Political relations with the regime in Pankow also developed sluggishly. As a result, the leadership of the workers’ and peasants’ state was all the more delighted by an invitation extended to its Minister of Foreign Affairs, Oskar Fischer ( Fischer’s first visit to Bern finally took place in November 1980 (; he visited again in April 1989 for talks with the head of the FDFA, Federal Councillor René Felber. Relations remained strained for a long time because of the exit applications for binational marriages and family reunifications held by the GDR authorities. The compensation negotiations in respect of nationalised Swiss property, which had begun back in 1973, had not been concluded by 1990.
Lothar de Maizière in Bern on 10 September 1990.
Lothar de Maizière in Bern on 10 September 1990. Swiss National Museum / ASL
Against this backdrop, the visit of GDR head of government Lothar de Maizière on 10 September 1990 could have been a crowning triumph for the Socialist Unity Party of Germany (SED). At that juncture, the SED was no longer in power alone. With the sudden fall of the Berlin Wall on the night of 9 November 1989, the old regime had been swept away. As elsewhere in the Eastern bloc, a peaceful revolution heralded the transition to democracy. As the leading candidate of the Christian Democratic Union (CDU) party, de Maizière was sworn in as head of government by the People’s Chamber (Volkskammer) on 12 April 1990, following the first free parliamentary elections. The first democratically elected, and at the same time the last Prime Minister of the GDR, governed for 199 days. The declared goal of his government was the dissolution of the GDR and unification with the FRG. “Please always keep in mind”, de Maizière told his cabinet in its first session, “our main purpose, which the voters have given us, is to abolish ourselves.” He visited Switzerland 23 days before completing his work.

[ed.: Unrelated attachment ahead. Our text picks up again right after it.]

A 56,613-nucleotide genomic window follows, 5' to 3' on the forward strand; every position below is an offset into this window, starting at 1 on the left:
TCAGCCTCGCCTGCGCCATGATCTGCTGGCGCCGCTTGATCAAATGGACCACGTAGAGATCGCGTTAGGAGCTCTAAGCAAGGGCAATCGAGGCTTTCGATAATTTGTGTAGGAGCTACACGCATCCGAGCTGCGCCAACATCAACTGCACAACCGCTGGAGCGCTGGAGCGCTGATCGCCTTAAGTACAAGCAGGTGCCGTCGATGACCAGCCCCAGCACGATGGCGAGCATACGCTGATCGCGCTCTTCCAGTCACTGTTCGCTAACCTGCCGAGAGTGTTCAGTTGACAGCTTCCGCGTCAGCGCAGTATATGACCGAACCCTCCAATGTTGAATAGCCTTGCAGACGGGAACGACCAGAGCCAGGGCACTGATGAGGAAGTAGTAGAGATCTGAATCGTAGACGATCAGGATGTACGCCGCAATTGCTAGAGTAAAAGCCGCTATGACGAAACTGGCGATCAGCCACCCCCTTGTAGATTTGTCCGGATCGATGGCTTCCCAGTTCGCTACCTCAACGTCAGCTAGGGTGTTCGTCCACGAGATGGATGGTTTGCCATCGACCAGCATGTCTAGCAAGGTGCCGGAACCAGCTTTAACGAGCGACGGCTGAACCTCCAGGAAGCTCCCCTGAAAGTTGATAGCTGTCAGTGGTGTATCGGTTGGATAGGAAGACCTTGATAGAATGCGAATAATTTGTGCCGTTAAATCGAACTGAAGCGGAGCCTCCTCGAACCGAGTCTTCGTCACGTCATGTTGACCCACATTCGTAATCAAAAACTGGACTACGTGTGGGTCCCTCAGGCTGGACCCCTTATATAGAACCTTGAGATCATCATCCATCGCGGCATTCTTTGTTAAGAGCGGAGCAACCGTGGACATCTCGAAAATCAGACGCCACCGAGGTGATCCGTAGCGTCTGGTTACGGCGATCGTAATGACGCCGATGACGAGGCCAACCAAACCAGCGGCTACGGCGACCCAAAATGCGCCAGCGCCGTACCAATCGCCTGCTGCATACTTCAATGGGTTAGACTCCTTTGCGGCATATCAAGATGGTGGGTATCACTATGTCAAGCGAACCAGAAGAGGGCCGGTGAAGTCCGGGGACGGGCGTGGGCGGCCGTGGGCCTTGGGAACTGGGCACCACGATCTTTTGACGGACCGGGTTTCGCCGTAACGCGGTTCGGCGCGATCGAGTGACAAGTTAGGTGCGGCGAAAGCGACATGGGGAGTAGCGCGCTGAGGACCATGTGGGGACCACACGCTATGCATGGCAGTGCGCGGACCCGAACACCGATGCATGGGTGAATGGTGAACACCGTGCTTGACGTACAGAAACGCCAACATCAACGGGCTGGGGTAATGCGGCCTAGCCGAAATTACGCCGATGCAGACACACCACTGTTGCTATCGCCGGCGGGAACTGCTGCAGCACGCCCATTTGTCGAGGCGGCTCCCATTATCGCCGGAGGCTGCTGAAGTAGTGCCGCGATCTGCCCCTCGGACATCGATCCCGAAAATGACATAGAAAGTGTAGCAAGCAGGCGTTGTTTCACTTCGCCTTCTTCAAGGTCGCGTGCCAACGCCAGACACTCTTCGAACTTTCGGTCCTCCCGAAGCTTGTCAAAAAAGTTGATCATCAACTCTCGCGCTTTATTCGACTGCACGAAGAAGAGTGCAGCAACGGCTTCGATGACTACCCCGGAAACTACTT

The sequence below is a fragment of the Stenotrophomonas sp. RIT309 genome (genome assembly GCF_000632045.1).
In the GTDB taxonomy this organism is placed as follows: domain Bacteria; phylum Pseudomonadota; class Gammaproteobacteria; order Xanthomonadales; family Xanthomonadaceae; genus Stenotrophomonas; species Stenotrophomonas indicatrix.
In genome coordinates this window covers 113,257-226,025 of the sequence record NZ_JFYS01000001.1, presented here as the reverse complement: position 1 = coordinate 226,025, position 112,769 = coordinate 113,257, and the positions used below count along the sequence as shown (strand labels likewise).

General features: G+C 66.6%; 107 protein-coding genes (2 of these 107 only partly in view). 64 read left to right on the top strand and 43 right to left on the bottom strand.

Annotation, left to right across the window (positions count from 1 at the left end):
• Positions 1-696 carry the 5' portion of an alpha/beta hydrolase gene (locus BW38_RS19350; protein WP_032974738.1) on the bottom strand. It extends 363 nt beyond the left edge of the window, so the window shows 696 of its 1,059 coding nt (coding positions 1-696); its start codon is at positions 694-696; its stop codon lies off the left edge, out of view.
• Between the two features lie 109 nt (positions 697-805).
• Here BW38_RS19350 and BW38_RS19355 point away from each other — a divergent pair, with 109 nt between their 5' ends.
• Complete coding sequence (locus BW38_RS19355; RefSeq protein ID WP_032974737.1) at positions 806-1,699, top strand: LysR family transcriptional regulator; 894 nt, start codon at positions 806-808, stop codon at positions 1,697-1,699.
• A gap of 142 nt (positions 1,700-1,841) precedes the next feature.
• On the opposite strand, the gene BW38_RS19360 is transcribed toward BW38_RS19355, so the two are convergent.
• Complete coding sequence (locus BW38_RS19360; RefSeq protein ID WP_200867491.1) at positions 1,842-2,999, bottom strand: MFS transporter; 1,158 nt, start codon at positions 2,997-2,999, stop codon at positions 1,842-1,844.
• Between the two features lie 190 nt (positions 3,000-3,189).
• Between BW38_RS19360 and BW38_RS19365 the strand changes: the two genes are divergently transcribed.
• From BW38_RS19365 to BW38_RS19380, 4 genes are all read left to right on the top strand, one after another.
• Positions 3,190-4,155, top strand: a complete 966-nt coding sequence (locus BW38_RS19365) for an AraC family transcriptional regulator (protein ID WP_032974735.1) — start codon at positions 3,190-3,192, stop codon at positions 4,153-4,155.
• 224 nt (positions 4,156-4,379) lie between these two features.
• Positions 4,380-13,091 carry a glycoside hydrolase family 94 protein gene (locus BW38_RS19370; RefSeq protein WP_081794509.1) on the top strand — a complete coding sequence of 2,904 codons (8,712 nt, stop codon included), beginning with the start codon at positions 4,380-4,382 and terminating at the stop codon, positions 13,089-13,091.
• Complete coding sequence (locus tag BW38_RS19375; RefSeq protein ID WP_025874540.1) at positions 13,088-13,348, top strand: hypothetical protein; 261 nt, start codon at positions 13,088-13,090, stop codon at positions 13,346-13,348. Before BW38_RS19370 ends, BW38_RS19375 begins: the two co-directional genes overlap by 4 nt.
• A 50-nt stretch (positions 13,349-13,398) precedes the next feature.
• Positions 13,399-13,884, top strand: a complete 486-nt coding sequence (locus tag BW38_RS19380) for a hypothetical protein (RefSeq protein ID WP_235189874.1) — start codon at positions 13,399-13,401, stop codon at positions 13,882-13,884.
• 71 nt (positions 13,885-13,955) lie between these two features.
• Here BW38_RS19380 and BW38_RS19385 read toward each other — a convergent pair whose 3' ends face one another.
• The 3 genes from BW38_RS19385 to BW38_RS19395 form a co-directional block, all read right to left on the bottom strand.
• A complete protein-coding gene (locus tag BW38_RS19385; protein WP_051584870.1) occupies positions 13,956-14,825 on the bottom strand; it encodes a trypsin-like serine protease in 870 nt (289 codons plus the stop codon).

Video of the fall of the Wall, from 1989. YouTube
The talks between Lothar de Maizières and Federal Councillor René Felber were clearly coloured by the turmoil in Eastern Europe. “Pan-European history has been rediscovered today”, said de Maizière, “Prague, Budapest and Berlin have ‘come back’”. He saw the imminent unification of the German states “as a chance for Germans to finally clear out the debris of a bad system”. However, as he acknowledged in an interview, the GDR was lying in ruins “not only in economic and political terms... but also culturally and mentally”. The “spiritual distortions” after four decades of SED rule over East Germany were enormous, the “technological gap is substantial”. For his part, Felber highlighted the importance of regional cooperation between the cantons and the five new federal states in eastern Germany – in future, intergovernmental relations would operate via Bonn. (
If an outgoing US president is referred to as a ‘lame duck’ in his final days in office, then three weeks before the dissolution of the GDR Prime Minister de Maizière was probably the lamest duck of all. His reception in Bern could be no more than a show of sympathy for the population of the GDR and their first democratically elected government. “We are all aware that, while the historically unparalleled process of a nation voluntarily being absorbed into its neighbour does bring with it the long-awaited freedom without paternalism from above in every sphere of life, the people of the GDR have a high economic price to pay for it”, President of the Swiss Confederation Arnold Koller emphasised in his toast to the guest at the formal luncheon. “I wish you and your fellow citizens strength and patience for the difficult path that still lies ahead of you, and the certainty that it will be worth it in the end.” (

Joint research

This text is the product of a collaboration between the Swiss National Museum (SNM) and the Forschungsstelle Diplomatische Dokumente der Schweiz (Dodis), the Diplomatic Documents of Switzerland research centre. The SNM is researching images relating to Switzerland’s foreign policy in the archives of the agency Actualités Suisses Lausanne (ASL), and Dodis puts these photographs in context using the official source material. The files on the year 1990 were published on the internet database Dodis in January 2021. The documents cited in the text are available online: